“Our wealthiest 400 now have more wealth combined than the bottom 64% of the US population, an estimated 80m households or 204 million people,” the report says. “That’s more people than the population of Canada and Mexico combined.”

The report says the “billionaire class” continues to “pull apart from the rest of us” at the fastest rate ever recorded. “We have not witnessed such extreme levels of concentrated wealth and power since the first gilded age a century ago.”

Forbes celebrated 2017 as “another record year for the wealthiest people in America”, as “the price of admission to the country’s most exclusive club jumped nearly 18% to $2bn”. That was a tenfold increase on the amount of money needed to enter the list when it first started in 1982.

 

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Josh Hoxie, another co-author of the thinktank report, said: “So much money concentrating in so few hands while so many people struggle is not just bad economics, it’s a moral crisis.”

The report says many Americans are joining an “emerging anti-inequality movement”. “A century ago, a similar anti-inequality upsurge took on America’s vastly unequal distribution of income and wealth and, over the course of little more than a generation, fashioned a much more equal America,” it says.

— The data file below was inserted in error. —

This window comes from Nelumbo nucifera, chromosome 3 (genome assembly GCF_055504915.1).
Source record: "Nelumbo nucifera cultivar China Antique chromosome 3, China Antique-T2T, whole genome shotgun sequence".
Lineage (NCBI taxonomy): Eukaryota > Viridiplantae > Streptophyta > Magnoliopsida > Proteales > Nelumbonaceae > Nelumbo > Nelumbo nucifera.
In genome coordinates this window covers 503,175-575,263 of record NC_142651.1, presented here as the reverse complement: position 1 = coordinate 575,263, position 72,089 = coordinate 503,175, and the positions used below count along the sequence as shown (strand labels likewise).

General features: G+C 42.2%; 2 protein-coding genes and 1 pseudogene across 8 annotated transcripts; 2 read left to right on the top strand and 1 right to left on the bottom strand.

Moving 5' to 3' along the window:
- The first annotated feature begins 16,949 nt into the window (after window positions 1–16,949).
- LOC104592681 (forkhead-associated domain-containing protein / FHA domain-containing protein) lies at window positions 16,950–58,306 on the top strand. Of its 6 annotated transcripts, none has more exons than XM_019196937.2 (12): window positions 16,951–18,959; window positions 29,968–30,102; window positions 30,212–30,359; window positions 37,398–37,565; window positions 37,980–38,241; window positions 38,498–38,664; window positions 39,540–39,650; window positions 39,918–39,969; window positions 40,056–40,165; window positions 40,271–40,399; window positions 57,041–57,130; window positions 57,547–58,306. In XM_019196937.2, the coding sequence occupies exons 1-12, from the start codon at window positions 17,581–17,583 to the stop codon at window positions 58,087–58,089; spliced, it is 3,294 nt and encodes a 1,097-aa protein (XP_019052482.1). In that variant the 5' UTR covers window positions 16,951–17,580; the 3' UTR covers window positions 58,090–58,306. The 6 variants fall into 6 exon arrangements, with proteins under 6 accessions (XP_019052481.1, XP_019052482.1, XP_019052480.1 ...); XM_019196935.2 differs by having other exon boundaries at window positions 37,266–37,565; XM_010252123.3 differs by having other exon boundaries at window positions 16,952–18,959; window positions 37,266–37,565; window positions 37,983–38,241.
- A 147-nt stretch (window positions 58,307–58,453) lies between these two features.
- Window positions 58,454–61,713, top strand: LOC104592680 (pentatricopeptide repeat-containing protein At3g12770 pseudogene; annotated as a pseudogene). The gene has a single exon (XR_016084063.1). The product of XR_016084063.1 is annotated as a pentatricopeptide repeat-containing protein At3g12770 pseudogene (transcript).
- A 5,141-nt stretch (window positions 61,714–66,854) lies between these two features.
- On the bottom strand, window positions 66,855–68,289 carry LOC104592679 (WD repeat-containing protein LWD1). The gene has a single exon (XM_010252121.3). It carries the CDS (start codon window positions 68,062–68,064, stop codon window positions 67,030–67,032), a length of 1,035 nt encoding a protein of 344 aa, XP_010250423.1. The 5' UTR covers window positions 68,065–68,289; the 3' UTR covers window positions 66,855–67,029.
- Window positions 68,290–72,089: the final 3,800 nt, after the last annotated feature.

The rise at the wealthiest end of society comes as one in five US households live in what the report’s authors call the “underwater nation”, with either zero or negative wealth. Inequality is even more stark among minorities. Three in 10 black households and 27% of Latino ones have zero or negative wealth, compared with 14% of white families.

Just two African Americans made the Forbes 400: Oprah Winfrey (number 264 with $3bn) and the tech investor Robert Smith (226 with $3.3bn). Five members of the Forbes 400 have Latino backgrounds, including the property magnate Jorge Pérez, the LA Angels baseball team owner Arturo Moreno and three members of the family of late Colombian beer magnate Julio Mario Santo Domingo, a major shareholder of SABMiller.

The top 25 people in the survey are all white. The richest is Gates, the Microsoft founder, with $89bn, followed by Amazon’s Bezos with $81.5bn, then investor Warren Buffett with $78bn and Facebook’s Mark Zuckerberg with $71bn.

Since the Forbes 400 was published last month, Amazon’s share price has increased by more than 10%, lifting Bezos’s fortune to an estimated $95bn, putting him in the provisional number one spot.